I love diving in Coron Palawan. There are 14 Japanese ships that were bombed by the Americans during World War II. They are in close proximity to each other. That is why Coron is popular for wreck diving. Where in the world can you do three wrecks in one day?
I did a previous blog on Coron restaurants the last time I was here. So this trip I did more diving than eating. For the local fare I would still recommend Kawayanan Grill which now has a new location. The restaurant has little bamboo (kawayan) huts that make it very Filipino. Danggit (fish native to Coron) and fresh lato ( grape seaweed) is always good to have there. We did get to eat in Bistro Coron again for some pizza.
One nice thing that we got to do was go to the market and buy seafood. We asked the roadside canteens like “Jackie’s” to cook them for us. I was shocked to learn that a kilo of crabs was only P150 or $3, giant squid P100 ($2) a kilo, four pieces of grouper also P100 ($2). Back in the city the cost would have been triple! With a very minimal cooking charge of between P50 to P150 per dish we were able to feast on the freshest seafood and eat with our hands. Yum! I also like the soft drink they call “sparkle” that tastes like Mountain Dew. We don’t have that in the city.
The dive boats leave around nine in the morning. Breakfast is always a great time to get to know the other divers. When I got on the boat our Aussie dive master Mark asked me to start working on my kit. Oh no! I’m a Manila diver and we are spoiled. In all my years of diving in the Philippines I would just tip the boatman to assemble my scuba gear and carry my tanks. Now that I was diving with foreigners it was quite embarrassing that I didn’t know how to do my own scuba equipment. So with Englishman Tim’s help I finally learned and did my own kit.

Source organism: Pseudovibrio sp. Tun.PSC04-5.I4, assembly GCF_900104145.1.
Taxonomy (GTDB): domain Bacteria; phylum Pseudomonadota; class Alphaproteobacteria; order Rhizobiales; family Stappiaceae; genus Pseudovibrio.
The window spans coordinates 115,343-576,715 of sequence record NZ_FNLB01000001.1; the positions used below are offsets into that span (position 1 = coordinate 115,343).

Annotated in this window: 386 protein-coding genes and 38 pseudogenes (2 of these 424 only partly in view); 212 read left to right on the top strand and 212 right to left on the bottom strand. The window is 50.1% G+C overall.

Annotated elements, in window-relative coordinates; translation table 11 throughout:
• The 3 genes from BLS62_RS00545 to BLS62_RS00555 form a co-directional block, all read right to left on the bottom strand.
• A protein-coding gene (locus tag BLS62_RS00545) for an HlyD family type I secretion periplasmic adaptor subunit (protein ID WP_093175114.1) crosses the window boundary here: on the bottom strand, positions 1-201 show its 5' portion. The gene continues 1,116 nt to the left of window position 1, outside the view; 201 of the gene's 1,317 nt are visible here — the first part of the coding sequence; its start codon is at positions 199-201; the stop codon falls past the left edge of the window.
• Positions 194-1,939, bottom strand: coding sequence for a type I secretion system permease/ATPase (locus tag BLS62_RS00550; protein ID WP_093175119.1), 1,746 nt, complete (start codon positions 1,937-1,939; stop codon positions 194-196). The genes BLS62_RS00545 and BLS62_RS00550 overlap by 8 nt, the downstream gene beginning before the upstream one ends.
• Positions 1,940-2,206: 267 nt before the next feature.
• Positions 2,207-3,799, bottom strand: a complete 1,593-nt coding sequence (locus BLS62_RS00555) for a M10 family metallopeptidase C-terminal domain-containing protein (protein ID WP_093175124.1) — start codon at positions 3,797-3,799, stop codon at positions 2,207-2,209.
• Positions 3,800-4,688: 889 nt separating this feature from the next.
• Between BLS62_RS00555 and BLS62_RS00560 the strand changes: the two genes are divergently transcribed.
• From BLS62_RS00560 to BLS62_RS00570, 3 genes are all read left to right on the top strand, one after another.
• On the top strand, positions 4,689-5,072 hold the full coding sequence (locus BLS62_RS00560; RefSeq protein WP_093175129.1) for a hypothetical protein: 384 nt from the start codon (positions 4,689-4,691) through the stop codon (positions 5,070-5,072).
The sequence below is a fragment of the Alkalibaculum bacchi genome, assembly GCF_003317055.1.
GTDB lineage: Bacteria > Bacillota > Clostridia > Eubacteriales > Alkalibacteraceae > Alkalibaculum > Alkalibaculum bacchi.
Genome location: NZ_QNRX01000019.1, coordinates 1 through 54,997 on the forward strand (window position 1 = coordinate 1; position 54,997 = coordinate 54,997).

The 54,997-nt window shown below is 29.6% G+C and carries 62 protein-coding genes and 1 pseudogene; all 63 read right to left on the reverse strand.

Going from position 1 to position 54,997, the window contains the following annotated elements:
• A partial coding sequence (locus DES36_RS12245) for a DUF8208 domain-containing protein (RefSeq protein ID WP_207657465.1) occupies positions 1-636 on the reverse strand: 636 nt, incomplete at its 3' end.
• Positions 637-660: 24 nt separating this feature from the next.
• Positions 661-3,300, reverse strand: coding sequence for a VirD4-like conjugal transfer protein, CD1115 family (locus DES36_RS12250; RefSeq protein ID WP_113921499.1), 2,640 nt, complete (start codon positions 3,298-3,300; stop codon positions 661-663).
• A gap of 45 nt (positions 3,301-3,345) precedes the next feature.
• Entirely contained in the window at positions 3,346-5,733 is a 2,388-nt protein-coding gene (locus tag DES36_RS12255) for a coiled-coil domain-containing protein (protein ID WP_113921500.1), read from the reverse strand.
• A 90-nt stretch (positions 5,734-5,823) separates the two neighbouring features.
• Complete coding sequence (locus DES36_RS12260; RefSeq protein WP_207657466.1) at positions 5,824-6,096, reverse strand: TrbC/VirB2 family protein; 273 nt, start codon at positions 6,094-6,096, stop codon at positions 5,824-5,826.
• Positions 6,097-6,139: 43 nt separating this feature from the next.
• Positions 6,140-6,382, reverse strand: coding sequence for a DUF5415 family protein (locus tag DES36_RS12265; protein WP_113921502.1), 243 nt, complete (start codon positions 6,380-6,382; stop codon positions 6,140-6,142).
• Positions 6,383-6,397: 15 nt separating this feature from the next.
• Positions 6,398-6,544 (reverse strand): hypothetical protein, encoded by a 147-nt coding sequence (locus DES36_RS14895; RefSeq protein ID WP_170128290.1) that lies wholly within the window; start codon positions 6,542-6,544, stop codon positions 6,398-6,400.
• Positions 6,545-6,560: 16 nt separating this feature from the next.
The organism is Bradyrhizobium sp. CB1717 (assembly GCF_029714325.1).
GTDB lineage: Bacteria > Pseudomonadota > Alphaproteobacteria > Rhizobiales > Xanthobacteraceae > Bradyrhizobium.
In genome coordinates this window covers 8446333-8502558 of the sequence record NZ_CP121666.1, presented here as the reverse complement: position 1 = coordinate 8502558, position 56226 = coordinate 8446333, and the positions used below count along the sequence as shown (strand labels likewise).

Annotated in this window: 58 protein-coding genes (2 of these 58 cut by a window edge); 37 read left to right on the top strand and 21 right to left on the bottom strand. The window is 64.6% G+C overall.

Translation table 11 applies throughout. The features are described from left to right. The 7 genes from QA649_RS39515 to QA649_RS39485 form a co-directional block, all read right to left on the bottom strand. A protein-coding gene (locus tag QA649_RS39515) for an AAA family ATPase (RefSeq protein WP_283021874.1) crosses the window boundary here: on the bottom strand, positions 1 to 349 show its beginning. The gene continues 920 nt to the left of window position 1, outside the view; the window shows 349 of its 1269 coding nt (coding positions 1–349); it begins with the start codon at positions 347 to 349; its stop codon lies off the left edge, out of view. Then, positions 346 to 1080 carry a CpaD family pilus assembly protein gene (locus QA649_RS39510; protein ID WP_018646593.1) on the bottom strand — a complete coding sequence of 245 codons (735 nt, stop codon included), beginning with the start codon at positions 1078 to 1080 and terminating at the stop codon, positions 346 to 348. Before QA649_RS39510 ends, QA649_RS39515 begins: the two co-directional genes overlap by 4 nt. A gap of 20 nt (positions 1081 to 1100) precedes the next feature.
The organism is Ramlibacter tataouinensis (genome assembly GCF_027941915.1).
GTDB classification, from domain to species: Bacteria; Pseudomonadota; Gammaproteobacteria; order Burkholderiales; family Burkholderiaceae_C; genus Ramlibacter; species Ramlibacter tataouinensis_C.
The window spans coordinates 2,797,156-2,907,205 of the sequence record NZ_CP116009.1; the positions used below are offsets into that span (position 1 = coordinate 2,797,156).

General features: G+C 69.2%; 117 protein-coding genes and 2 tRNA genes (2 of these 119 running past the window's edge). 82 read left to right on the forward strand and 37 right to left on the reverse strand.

Diving is like riding a bike. I aborted my first wreck called the Kogyo Maru. On my way down I couldn’t equalize and water kept on entering my mask. During the line descent I looked down into the blue abyss and could not see anything. After not diving for almost a year it dawned on me that this was a depth of 35 meters. So I chickened out and went back up. Thanks to Jaime our ever so patient dive master from Seadive… I got my groove back and in the later days penetrated the Tangat, Akitsushima, Taie Maru, and the Lusong gun boat wrecks.
Lake Barracuda which made me feel like I was in the moon became such an easy dive. The Olympia Maru which I did during my last trip will always be my favorite. It’s a big cargo ship of only 26 meters deep, plenty of sunlight inside, and lots of marine life.
Lunch is prepared and served on the boat by our pinoy dive master who also multi-tasks as a boat driver and cook. He serves three different viands and most often fresh seafood or fish is on the menu. Diving makes you very hungry so the food is gone quickly.
I always get a natural high being under water. Perhaps it has something to do with my zodiac sign being a water sign. I get a thrill swimming into the deep dark cabins and sometimes narrow passage ways. So far I haven’t experienced being disoriented which happens to some people inside a wreck. I also love being surrounded by thousands of swirling fishes. It always amazes me how schools of marine life turn at the exact same time and in such a synchronized manner. On the boat ride back and right before sunset… we are always awarded with a nice cold bottle of San Miguel beer after a long day of diving. It’s a perfect way to end the day!
Aussie Dr Michael Beech was great at getting the dive group of different nationalities together afterwards. If it wasn’t for him we would have been doing our own thing and missed out on that chance to get to know other people. It was so much fun! Great dives, finally learning and doing my own kit, and making new friends made all the difference!